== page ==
It is important that Ohio maintain its status as a state that welcomes and supports innovation at all levels. Policies and programs that attract large businesses are necessary, but we also have to recognize and provide vigorous supports for small and medium businesses that anchor the character and stability of all of the “Main Streets” in our communities, as well as protect the unions that protect our labor force. I support the idea and goals of JobsOhio. We need to ensure that there is sufficient transparency in their employment and negotiation practices, and that the organization appeals to, and facilitates incentives for, smaller, family owned businesses as well as large corporations.
$12/hour now, with an increase to $15/hour by 2020.
Butler County has one of the most vibrant and effective vocational programs in the state, but we can still do more to open opportunities to high school students in addition to college. We also need better funding for adult workers who need to re-train for different careers, and provide expanded apprenticeship models for a variety of industries and professions.
I do not support further reductions. I also do not support increases on middle and working class individuals. I believe we need to look at inefficiences and the preferencing of special interests in the ways in which taxes are collected and distributed.
Absolutely. The Medicaid expansion has proven to be a fiscally responsible and effective support program. It is especially crucial in addressing the opioid crisis that has devastated many communities in southwest Ohio and elsewhere in the state.
As noted above, protecting the Medicaid expansion is one important piece of this complex puzzle. We also need to have a more comprehensive coordination among private and non-profit programs at both the state and local level to not just address rehabilitation, but to provide meaningful, long term recovery efforts for individuals and families. In addition, we need to stop trying to deal with addiction by way of prison sentences for misdemeanor, non-violent addicts, and instead provide treatment.
Funding, funding, funding. We have to stop draining funds away from public schools and into for-profit schools. We also need to address the inequities of depending on property taxes as a primary means of supporting public schools. We need to develop a multi-tiered funding approach that leverages multiple revenue streams and disperses those funds equitably. In addition, we need to shift emphasis away from rigid academic accountability standards and practices that place undue stress on students and that discourage innovative practices from teachers.
It is possible to achieve accountability through a system of locally controlled, and state approved, mechanisms for measuring student progress and teacher effectiveness. Standardized tests are not representative of the diversity of local districts, and do not respect the position of teachers as professionals who are in the best position to gauge and respond to student performance. We need a vibrant system of teacher mentoring by administrators and senior faculty to ensure that entry-level teachers are competent and accountable.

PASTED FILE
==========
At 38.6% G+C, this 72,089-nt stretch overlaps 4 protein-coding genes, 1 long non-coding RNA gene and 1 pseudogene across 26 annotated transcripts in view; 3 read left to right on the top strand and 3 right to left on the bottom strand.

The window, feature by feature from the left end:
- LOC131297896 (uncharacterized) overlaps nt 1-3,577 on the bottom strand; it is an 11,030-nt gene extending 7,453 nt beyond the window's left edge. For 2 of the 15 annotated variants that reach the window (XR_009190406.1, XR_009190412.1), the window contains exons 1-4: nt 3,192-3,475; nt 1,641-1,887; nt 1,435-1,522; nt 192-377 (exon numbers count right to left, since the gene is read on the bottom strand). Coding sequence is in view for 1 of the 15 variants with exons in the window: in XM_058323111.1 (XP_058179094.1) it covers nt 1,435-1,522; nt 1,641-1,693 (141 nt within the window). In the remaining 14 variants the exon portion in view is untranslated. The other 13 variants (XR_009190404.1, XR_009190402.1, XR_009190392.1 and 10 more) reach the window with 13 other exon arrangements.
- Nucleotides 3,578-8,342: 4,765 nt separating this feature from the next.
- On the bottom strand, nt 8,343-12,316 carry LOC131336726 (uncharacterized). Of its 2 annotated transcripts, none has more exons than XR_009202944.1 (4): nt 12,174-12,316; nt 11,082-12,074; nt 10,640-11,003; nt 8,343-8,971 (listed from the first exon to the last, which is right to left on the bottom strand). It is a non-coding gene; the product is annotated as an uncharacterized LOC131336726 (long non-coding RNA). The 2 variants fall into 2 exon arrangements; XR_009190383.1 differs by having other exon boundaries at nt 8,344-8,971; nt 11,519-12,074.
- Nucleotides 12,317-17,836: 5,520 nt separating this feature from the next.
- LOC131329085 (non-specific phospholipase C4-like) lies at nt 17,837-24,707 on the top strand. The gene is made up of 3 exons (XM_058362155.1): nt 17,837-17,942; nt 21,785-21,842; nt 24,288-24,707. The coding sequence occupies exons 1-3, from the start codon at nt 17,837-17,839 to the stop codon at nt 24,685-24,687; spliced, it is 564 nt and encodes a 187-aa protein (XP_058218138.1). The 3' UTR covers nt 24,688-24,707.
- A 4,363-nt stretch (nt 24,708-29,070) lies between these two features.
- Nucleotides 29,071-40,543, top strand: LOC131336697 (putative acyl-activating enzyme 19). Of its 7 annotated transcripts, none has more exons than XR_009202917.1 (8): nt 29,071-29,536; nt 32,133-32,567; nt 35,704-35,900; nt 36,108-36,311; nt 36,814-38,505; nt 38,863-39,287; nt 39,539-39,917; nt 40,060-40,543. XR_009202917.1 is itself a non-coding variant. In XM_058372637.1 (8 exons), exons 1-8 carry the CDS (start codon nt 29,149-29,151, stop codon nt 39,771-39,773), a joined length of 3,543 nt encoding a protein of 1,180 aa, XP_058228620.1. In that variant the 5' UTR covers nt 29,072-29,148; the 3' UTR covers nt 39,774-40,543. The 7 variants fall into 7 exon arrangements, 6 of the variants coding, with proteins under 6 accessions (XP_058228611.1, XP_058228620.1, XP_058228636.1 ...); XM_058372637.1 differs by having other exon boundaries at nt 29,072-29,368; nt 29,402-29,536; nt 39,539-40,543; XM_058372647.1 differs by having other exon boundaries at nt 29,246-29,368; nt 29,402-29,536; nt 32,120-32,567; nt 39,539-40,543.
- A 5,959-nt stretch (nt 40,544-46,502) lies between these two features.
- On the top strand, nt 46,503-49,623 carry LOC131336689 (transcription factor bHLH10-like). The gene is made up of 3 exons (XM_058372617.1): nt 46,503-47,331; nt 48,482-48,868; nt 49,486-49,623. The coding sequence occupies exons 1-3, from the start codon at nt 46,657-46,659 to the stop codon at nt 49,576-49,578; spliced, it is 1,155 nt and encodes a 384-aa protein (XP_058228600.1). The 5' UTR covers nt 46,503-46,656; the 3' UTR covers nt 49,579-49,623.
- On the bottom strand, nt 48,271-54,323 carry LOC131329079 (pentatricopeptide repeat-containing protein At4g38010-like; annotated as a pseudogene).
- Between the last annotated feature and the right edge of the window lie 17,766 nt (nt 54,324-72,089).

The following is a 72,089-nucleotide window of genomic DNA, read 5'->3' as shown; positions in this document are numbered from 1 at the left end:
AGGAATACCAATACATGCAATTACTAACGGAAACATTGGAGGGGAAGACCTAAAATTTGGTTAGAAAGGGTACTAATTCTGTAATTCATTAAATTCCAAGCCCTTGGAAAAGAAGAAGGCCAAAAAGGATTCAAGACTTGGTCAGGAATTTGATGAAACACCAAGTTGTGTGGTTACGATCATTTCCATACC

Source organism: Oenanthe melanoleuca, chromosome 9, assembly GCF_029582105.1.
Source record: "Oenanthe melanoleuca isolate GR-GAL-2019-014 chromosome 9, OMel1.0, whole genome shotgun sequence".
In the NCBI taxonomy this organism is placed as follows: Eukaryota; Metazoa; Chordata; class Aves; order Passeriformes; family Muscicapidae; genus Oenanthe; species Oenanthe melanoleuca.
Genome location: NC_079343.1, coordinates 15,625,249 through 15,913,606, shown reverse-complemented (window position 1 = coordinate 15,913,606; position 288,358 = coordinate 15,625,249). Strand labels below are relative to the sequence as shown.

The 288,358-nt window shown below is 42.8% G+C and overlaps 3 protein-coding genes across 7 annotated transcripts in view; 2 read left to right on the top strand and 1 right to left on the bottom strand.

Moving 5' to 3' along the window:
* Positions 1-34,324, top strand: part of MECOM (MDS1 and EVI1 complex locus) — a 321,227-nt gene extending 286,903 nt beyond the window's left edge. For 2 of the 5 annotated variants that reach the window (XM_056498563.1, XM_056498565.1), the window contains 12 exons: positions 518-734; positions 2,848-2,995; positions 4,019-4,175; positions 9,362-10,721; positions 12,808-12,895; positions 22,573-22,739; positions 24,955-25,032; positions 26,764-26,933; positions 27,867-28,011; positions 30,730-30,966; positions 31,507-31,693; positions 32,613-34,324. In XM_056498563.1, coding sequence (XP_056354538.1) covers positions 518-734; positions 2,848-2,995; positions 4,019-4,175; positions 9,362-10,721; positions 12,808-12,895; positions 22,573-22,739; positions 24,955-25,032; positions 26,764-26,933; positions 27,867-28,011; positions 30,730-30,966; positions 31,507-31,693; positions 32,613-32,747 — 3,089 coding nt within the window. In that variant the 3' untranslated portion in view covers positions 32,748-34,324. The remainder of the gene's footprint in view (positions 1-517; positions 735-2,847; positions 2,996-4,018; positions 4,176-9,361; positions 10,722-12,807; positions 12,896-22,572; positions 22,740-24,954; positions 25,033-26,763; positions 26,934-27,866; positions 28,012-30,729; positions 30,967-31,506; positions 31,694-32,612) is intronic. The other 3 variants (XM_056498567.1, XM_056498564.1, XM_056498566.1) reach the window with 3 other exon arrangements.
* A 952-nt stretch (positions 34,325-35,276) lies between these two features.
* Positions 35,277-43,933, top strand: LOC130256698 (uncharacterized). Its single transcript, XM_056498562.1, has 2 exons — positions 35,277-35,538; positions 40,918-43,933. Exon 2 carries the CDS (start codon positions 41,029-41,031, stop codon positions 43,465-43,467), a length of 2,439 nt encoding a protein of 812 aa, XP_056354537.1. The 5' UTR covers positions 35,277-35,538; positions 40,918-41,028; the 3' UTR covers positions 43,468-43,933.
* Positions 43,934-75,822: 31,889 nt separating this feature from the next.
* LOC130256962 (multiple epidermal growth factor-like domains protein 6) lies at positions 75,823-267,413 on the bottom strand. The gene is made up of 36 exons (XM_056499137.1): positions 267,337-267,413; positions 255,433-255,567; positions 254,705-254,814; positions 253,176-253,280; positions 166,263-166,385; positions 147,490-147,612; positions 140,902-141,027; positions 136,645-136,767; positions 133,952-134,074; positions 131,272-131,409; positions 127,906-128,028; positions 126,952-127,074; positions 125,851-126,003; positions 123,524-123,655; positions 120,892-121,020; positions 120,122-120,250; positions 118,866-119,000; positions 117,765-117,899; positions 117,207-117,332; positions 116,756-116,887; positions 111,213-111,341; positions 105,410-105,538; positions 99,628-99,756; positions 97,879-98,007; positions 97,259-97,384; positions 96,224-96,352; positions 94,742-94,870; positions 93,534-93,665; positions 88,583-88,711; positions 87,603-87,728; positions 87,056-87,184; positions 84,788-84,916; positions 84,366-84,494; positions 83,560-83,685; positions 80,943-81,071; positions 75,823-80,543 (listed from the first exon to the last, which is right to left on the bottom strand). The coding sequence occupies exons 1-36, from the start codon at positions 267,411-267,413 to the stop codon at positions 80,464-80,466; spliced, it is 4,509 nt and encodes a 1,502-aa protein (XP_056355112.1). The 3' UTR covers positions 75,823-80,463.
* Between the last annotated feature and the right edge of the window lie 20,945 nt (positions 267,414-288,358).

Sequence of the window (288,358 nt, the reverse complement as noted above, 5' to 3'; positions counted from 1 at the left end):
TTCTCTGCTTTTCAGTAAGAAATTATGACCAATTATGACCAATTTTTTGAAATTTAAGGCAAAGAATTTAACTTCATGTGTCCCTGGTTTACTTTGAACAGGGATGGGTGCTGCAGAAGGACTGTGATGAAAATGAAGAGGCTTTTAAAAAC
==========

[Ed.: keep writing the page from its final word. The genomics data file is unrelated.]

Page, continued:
As an early childhood educator who has served children across the socio-economic spectrum, I have experienced first hand the inconsistency of funding from the state. I strongly believe the tapestry of pre-K programs in the state, from public to private to non-profit to faith based, are ready and able to provide high quality early childhood experiences for all children, but that adequate, reasonable, and equitable funding from the state is necessary for this to happen. The Ohio Approved and Step Up to Quality systems are already in place to encourage and monitor quality standards, but there needs to be consistent, stable, and equitable funding for participating programs.
When charter schools first began, they were almost always non-profit and formed in response to specific needs that local public schools were not able to meet. That changed when investors saw charter schools as a way to make money without depending on tuition payments. When the primary motivation for education is profit, then educational quality and student experience take a back seat. There has been, for a long time, a reasonable per-pupil distribution of state funds to private schools to offset the amounts that parents of private school students pay in taxes, but those funds are restricted in how they can be used (e.g., purchase of educational materials that are, technically, the property of the local school district and which must be surrendered to that district if the school closes or no longer uses the materials). That should be the extent of public support for private schools. There should be NO diversion of public funds to for-profit charter schools, and any funds that go to non-profit schools must be rigorously accounted for and monitored.
Greater support for grants and low-interest loans; move public universities away from a for-profit business model, reduce middle management, and divert those funds back toward recruiting and retaining effective faculty and providing support for innovative educational programs and student supports.